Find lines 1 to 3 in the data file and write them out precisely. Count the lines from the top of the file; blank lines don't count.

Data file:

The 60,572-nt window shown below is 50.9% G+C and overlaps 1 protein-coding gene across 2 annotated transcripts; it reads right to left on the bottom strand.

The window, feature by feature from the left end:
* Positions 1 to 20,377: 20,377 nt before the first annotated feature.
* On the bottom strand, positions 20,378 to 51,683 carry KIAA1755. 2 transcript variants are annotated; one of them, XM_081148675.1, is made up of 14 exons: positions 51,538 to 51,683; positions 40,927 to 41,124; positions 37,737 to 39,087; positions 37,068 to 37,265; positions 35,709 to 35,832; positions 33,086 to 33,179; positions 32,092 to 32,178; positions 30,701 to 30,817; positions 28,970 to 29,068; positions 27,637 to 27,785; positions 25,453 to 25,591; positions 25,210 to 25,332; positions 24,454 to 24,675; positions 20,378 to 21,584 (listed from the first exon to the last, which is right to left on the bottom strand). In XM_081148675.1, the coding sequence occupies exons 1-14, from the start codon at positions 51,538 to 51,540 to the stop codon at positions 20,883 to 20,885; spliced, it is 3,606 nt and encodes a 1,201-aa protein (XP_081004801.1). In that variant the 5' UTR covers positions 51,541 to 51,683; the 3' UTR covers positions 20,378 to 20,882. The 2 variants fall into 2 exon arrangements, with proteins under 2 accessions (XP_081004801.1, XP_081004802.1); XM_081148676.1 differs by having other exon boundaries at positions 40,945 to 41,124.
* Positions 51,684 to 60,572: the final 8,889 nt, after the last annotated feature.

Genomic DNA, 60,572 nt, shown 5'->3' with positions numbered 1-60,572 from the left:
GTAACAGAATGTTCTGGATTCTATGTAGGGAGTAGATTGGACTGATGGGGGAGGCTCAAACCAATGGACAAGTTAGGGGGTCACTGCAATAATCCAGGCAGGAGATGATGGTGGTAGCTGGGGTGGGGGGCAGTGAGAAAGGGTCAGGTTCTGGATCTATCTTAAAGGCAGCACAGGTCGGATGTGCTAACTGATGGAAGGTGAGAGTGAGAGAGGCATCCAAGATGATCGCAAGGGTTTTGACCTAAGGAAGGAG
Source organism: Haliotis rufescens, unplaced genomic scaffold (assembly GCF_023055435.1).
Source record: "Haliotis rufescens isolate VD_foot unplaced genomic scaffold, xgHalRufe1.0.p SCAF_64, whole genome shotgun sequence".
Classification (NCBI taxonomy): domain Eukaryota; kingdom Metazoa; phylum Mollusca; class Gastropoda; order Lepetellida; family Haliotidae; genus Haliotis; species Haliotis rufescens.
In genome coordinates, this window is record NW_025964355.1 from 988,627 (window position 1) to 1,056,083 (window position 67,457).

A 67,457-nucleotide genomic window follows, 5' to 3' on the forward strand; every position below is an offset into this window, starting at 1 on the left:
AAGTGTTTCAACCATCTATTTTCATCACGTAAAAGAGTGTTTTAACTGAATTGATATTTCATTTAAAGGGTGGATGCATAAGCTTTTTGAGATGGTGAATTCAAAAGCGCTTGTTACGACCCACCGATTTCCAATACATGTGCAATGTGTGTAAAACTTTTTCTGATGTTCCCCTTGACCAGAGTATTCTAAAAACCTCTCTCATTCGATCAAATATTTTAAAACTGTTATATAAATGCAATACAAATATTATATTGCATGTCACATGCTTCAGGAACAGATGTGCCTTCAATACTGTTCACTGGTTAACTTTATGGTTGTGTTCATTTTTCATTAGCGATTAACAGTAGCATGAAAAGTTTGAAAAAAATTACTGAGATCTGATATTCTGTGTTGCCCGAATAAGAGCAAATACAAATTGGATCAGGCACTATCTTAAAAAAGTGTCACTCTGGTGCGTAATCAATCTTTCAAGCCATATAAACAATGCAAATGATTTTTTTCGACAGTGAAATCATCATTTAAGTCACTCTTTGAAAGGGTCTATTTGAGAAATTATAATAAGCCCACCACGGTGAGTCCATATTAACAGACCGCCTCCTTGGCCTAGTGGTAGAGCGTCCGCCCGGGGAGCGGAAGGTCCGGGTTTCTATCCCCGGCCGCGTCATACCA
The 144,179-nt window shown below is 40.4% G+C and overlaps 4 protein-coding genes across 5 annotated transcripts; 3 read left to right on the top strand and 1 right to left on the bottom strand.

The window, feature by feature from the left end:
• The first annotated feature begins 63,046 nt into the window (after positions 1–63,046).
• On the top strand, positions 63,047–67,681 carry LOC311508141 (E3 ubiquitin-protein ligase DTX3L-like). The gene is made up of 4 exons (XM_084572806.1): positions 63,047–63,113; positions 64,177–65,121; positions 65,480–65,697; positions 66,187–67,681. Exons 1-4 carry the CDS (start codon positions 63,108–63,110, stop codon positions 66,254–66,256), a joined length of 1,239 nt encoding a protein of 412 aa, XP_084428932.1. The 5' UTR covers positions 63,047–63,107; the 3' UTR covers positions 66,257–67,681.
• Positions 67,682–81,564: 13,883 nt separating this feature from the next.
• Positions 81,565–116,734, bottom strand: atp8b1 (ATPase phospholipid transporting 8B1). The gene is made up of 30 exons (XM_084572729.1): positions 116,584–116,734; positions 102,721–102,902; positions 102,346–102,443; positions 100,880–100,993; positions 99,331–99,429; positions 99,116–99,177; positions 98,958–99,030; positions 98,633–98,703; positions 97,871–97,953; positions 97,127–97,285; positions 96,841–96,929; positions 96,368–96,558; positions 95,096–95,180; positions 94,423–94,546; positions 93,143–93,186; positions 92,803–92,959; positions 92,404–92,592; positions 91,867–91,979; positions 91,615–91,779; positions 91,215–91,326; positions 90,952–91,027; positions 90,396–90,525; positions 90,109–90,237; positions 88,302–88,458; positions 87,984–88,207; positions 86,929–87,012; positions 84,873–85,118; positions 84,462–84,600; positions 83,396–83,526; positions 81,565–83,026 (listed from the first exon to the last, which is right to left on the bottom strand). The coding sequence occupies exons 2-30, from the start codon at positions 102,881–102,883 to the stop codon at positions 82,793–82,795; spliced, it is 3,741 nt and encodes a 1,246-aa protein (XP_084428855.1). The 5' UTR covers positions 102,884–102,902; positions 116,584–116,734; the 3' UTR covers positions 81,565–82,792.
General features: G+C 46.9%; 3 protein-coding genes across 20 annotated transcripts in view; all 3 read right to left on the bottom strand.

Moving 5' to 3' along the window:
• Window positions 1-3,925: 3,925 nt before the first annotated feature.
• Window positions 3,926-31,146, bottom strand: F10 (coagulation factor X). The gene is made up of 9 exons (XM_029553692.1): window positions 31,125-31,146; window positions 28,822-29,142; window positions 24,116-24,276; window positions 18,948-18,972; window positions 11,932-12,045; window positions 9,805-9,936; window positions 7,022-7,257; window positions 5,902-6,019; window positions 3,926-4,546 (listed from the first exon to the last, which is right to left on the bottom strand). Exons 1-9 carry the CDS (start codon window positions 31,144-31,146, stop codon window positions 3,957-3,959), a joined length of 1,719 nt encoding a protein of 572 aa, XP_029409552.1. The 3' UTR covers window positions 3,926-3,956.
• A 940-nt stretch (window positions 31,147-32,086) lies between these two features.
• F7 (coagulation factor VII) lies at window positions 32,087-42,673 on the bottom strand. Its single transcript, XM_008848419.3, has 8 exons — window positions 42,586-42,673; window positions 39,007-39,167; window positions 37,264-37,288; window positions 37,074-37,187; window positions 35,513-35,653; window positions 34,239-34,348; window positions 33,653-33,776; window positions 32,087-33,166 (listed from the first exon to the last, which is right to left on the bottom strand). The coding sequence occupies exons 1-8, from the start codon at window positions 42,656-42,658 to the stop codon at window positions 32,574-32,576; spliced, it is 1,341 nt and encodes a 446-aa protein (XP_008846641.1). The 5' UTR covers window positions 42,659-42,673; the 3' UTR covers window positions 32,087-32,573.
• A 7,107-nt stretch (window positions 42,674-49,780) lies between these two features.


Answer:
The 60,572-nt window shown below is 50.9% G+C and overlaps 1 protein-coding gene across 2 annotated transcripts; it reads right to left on the bottom strand.

The window, feature by feature from the left end:
* Positions 1 to 20,377: 20,377 nt before the first annotated feature.